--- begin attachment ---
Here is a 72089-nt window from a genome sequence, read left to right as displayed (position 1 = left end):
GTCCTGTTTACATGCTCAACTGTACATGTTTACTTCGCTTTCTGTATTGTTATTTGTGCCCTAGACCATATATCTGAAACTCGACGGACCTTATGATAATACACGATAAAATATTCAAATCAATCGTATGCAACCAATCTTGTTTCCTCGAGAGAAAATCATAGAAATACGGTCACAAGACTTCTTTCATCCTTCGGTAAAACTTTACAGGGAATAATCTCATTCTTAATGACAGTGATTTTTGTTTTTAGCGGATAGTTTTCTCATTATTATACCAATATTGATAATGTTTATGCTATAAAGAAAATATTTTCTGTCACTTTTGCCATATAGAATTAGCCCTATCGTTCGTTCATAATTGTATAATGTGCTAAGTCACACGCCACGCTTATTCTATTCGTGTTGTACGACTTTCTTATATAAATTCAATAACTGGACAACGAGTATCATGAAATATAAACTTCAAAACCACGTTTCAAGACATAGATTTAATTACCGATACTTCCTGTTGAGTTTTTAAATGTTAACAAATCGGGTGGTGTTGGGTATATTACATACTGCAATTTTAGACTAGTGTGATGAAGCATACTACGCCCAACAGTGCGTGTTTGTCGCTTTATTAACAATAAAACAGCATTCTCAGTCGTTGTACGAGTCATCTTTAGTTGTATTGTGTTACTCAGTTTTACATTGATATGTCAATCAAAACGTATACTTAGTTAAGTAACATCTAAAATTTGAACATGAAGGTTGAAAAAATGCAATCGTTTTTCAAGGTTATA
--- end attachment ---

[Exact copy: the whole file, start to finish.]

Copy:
Here is a 72089-nt window from a genome sequence, read left to right as displayed (position 1 = left end):
GTCCTGTTTACATGCTCAACTGTACATGTTTACTTCGCTTTCTGTATTGTTATTTGTGCCCTAGACCATATATCTGAAACTCGACGGACCTTATGATAATACACGATAAAATATTCAAATCAATCGTATGCAACCAATCTTGTTTCCTCGAGAGAAAATCATAGAAATACGGTCACAAGACTTCTTTCATCCTTCGGTAAAACTTTACAGGGAATAATCTCATTCTTAATGACAGTGATTTTTGTTTTTAGCGGATAGTTTTCTCATTATTATACCAATATTGATAATGTTTATGCTATAAAGAAAATATTTTCTGTCACTTTTGCCATATAGAATTAGCCCTATCGTTCGTTCATAATTGTATAATGTGCTAAGTCACACGCCACGCTTATTCTATTCGTGTTGTACGACTTTCTTATATAAATTCAATAACTGGACAACGAGTATCATGAAATATAAACTTCAAAACCACGTTTCAAGACATAGATTTAATTACCGATACTTCCTGTTGAGTTTTTAAATGTTAACAAATCGGGTGGTGTTGGGTATATTACATACTGCAATTTTAGACTAGTGTGATGAAGCATACTACGCCCAACAGTGCGTGTTTGTCGCTTTATTAACAATAAAACAGCATTCTCAGTCGTTGTACGAGTCATCTTTAGTTGTATTGTGTTACTCAGTTTTACATTGATATGTCAATCAAAACGTATACTTAGTTAAGTAACATCTAAAATTTGAACATGAAGGTTGAAAAAATGCAATCGTTTTTCAAGGTTATA